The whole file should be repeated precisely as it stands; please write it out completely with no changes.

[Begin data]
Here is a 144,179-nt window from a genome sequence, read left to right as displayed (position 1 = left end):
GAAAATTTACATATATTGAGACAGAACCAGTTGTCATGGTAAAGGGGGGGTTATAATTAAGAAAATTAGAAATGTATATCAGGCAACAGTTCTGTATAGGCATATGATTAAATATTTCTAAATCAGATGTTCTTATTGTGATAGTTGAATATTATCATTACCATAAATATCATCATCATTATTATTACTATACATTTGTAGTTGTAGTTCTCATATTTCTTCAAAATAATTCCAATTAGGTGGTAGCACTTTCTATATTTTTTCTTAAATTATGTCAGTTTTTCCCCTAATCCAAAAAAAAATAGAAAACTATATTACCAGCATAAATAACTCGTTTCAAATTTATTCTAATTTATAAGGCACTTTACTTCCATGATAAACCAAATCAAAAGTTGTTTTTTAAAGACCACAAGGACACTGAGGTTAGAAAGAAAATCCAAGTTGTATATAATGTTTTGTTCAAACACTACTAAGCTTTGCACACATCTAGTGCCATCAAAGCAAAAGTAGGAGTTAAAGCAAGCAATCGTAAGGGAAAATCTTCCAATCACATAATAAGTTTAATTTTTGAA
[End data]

Here is a 144,179-nt window from a genome sequence, read left to right as displayed (position 1 = left end):
GAAAATTTACATATATTGAGACAGAACCAGTTGTCATGGTAAAGGGGGGGTTATAATTAAGAAAATTAGAAATGTATATCAGGCAACAGTTCTGTATAGGCATATGATTAAATATTTCTAAATCAGATGTTCTTATTGTGATAGTTGAATATTATCATTACCATAAATATCATCATCATTATTATTACTATACATTTGTAGTTGTAGTTCTCATATTTCTTCAAAATAATTCCAATTAGGTGGTAGCACTTTCTATATTTTTTCTTAAATTATGTCAGTTTTTCCCCTAATCCAAAAAAAAATAGAAAACTATATTACCAGCATAAATAACTCGTTTCAAATTTATTCTAATTTATAAGGCACTTTACTTCCATGATAAACCAAATCAAAAGTTGTTTTTTAAAGACCACAAGGACACTGAGGTTAGAAAGAAAATCCAAGTTGTATATAATGTTTTGTTCAAACACTACTAAGCTTTGCACACATCTAGTGCCATCAAAGCAAAAGTAGGAGTTAAAGCAAGCAATCGTAAGGGAAAATCTTCCAATCACATAATAAGTTTAATTTTTGAA